The Middle East Channel

Egyptian revolution anniversary marked by celebrations and protests

Egyptian revolution anniversary marked by celebrations and protests

Egyptian revolution anniversary marked by celebrations and protests

Egyptian youth activists planned a sit-in in Tahrir Square demanding a transfer to civilian rule and vowing to remain in the square in Cairo until the military council, the Supreme Council of the Armed Forces, yields power. They were part of the crowds amassed — some in protest and some in celebration — throughout Egypt on January 25, and tens of thousands of people gathered in Tahrir Square to mark the one-year anniversary of the revolution that led to the toppling of former President Hosni Mubarak. Activists protested saying the ruling military has failed to realize the revolution’s demands, claiming nothing has changed since Mubarak. Attiya Mohammed Attiya, a protester present in Tahrir said, “I am here for a second revolution. The military council is made of remnants of the Mubarak regime. We will only succeed when we remove them from power.” There were no police or troops posted at Tahrir Square over concerns that their presence would provoke violence. While no major clashes were reported, events were not without tension, as the Muslim Brotherhood and anti-military protesters ran competing soundstages.


  • The Arab League mission in Syria continued without Gulf observers as security forces were deployed to Douma, a Damascus suburb plagued with clashes.
  • Two bomb attacks killed 13 people in Iraq including two policemen and their families in their home south of Baghdad.
  • China criticized the European Union’s ban on Iranian oil as “not constructive.” Meanwhile, Iranian legislators are drafting a bill that would preemptively cut off oil exports to Europe.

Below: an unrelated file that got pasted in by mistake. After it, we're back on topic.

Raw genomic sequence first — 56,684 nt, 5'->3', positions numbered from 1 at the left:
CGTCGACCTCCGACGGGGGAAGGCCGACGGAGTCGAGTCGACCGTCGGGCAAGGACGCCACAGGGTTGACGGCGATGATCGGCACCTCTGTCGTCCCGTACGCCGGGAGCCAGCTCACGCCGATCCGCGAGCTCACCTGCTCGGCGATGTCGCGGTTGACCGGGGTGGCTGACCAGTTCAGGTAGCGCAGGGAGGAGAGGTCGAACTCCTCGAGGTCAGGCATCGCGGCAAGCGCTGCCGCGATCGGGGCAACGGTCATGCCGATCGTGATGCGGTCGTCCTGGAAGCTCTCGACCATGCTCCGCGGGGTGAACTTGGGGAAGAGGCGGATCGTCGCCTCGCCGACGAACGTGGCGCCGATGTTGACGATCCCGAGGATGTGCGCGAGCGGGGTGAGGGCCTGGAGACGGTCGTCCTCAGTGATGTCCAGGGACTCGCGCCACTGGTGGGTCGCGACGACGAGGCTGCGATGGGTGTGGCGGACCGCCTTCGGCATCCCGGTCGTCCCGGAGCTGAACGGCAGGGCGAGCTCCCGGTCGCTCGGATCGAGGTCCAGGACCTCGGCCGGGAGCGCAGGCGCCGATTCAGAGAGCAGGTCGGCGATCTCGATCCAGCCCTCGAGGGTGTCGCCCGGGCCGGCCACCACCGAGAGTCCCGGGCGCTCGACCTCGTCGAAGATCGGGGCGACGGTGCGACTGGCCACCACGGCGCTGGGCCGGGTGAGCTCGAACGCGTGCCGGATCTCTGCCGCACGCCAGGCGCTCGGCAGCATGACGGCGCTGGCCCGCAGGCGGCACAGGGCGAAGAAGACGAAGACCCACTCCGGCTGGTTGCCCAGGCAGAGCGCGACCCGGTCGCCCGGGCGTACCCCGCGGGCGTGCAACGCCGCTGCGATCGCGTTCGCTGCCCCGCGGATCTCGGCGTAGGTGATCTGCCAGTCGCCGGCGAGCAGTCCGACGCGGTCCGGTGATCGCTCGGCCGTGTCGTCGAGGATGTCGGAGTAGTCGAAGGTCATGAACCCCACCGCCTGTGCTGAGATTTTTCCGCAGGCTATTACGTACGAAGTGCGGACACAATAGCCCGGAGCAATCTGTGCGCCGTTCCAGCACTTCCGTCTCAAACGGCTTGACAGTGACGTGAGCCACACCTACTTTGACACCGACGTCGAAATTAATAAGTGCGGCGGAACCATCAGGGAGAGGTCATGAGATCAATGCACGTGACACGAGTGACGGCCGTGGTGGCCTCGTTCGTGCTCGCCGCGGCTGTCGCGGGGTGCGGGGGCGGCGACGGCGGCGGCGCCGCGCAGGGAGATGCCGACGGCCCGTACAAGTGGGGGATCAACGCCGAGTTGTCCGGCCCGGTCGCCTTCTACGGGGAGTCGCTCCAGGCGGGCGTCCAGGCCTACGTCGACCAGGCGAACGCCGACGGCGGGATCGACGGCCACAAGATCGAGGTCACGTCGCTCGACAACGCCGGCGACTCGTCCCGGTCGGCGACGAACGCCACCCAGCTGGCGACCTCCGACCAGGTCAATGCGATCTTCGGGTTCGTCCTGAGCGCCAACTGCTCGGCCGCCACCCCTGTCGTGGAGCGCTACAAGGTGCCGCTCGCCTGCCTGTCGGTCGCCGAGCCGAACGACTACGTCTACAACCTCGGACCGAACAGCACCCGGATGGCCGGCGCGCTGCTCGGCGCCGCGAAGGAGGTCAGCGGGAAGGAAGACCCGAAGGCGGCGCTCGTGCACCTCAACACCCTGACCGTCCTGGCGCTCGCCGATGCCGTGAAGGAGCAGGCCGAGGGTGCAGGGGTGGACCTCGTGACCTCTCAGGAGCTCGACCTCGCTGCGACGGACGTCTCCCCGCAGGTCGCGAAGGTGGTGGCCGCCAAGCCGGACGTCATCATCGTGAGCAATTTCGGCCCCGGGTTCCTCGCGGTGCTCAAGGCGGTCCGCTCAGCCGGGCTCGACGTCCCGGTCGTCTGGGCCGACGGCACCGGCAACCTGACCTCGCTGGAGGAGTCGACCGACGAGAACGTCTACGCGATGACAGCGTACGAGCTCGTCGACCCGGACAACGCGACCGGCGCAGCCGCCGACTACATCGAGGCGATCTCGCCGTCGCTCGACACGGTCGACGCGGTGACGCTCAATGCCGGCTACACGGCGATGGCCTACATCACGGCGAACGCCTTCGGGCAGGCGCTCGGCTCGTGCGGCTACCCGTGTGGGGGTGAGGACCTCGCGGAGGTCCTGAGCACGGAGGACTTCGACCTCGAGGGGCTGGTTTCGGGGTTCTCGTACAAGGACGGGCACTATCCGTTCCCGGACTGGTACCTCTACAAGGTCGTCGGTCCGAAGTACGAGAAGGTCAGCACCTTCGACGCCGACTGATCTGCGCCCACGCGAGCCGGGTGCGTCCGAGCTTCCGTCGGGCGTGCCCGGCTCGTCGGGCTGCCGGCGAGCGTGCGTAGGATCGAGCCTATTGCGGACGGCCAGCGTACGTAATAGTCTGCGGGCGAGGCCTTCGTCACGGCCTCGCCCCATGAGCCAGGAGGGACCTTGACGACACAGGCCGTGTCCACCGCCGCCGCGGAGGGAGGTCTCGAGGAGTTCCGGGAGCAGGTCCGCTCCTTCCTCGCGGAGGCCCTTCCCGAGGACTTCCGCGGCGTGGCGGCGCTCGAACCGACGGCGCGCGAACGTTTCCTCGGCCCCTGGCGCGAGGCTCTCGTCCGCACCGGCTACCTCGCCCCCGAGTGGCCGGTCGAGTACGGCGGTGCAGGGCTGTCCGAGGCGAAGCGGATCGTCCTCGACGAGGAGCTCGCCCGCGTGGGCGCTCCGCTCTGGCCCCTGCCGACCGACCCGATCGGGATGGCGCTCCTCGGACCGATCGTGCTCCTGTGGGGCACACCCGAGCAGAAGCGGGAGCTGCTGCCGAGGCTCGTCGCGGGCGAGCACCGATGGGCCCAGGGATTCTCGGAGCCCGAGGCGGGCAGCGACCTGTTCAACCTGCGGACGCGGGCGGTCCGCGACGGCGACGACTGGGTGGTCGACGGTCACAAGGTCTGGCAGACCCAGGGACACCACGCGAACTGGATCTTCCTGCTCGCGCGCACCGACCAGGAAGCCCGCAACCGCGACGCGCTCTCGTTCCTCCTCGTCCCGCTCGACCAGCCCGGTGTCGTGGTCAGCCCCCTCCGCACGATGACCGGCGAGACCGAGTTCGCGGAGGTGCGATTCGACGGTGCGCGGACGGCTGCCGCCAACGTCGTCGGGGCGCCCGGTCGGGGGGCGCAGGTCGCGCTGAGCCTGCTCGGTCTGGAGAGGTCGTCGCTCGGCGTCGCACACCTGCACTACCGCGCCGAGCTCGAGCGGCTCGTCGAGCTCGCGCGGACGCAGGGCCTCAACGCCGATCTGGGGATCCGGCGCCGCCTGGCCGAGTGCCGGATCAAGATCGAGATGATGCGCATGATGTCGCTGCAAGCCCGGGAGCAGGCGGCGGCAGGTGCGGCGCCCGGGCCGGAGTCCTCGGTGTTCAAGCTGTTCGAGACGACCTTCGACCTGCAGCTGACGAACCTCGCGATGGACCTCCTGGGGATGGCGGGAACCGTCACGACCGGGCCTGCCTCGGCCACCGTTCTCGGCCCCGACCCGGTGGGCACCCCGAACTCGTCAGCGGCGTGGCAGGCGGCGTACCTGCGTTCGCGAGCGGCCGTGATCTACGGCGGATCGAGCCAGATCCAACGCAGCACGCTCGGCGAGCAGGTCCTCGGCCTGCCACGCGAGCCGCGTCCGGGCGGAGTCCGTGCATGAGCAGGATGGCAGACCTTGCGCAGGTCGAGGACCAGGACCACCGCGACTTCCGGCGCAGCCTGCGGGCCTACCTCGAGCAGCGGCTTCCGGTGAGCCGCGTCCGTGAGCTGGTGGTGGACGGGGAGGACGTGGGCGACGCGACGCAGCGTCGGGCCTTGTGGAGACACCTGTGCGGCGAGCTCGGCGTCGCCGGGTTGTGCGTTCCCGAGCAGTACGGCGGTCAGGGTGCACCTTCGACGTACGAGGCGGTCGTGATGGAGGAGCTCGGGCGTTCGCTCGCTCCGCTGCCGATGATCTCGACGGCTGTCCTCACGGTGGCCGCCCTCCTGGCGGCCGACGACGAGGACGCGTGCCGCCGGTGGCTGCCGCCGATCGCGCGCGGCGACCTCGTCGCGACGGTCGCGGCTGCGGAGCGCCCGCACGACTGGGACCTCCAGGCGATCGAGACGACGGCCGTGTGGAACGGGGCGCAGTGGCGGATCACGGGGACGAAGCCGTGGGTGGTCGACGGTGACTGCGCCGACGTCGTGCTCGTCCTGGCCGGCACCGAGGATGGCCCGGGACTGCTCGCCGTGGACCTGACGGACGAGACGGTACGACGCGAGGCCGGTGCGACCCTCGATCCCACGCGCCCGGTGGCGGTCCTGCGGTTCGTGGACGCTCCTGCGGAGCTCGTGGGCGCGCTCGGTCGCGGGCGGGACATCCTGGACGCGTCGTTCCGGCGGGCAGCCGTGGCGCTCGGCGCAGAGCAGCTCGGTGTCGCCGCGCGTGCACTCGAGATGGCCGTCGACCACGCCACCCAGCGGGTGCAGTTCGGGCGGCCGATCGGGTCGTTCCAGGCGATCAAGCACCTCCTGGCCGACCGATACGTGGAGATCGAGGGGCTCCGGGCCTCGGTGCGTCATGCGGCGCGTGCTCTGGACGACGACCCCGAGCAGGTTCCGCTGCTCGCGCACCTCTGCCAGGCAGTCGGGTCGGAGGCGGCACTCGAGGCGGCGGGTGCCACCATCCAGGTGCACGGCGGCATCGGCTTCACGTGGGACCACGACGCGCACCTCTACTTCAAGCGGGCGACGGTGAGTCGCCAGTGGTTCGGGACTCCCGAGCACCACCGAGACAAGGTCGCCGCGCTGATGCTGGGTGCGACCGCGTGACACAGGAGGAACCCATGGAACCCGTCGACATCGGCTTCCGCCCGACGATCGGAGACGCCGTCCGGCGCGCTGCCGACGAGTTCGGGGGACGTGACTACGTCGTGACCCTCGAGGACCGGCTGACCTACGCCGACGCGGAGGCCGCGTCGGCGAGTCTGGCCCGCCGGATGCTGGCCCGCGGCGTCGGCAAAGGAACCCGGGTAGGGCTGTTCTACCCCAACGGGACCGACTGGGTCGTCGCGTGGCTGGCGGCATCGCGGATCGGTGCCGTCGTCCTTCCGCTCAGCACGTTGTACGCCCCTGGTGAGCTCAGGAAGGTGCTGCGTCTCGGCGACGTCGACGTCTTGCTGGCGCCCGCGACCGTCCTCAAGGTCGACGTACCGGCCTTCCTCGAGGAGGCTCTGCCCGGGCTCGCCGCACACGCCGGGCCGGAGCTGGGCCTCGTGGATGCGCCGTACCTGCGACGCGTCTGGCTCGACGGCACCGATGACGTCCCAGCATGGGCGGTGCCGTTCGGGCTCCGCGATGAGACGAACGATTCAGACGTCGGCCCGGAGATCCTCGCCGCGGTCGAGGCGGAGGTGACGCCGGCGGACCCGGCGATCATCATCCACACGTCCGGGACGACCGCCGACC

• The Syrian Arab Red Crescent’s vice president, Abdulrazak Jbeiro, was shot and killed while driving from Damascus to Idlib, however the “circumstances are still unclear.”
  • Palestinian Authority President Mahmoud Abbas said “exploratory talks” have come to an end as the deadline for border proposals expires today.

Daily Snapshot

CAIRO, EGYPT — Egyptian people continue to demonstrate in Tahrir Square on January 26, 2012 in Cairo, Egypt. Tens of thousands of Egyptian people gathered yesterday to celebrate the anniversary of the start of the uprising which ended President Hosni Mubaraks rule (Jeff J Mitchell/Getty Images). 

Arguments & Analysis

‘Can Israel stop Iran’s nuke effort?’ (Karl Vick, Time)

“Cordesman reckons Israel probably has enough aircraft and enough range to do serious damage to 10 to 12 of Iran’s atomic facilities. But damaged labs can be rebuilt, he notes, and Iran has announced plans for 10 new enrichment sites-further dispersing later-generation centrifuges in places smaller, harder to locate and easier to harden. The issue, Cordesman says, is not simply capability but consequences. “If anyone tells you this is sort of binary, either ‘Yeah, they can do it’ or ‘Oh, no, they can’t,’ they don’t know what they’re talking about,” he says. “Israel is going to act strategically. It’s going to look at the political outcome of what it says and does, not simply measure this in terms of some computer game and what the immediate tactical impact is.””

‘January 25th and the Egypt the revolution has made’ (Steven A. Cook, Foreign Affairs)

“This perverse political order in which institutions are rigged to serve the elite remains intact. Yet how to finally finish the job? The instigators of the uprising have taken a principled stand against the ruling Supreme Council of the Armed Forces and its leader, Field Marshal Hussein Tantawi, because they believe the military is a counterrevolutionary force. But the activists’ permanent revolution has had diminishing returns. They may have started the revolt, but as the first phase of Egypt’s transition comes to a close they are finding themselves marginalized.” 

‘The seasonal effects of an Arab Spring’ (Imad Mansour, Open Democracy)

“Iranian and Turkish messages about their important positions in a transitioning Arab system come from two different backgrounds and offer varied promises in terms of policy; they both might be hard-pressed to find an all-attentive Arab audience. But then for decision makers, the external and domestic policy domains are intricately joined; and so it might be that a significant part of such messages is really intended for a receiving domestic audience. It remains to be better analyzed, but foreign policy posturing has been well invested domestically in power balancing (e.g. among the various political actors) and/or electoral purposes.”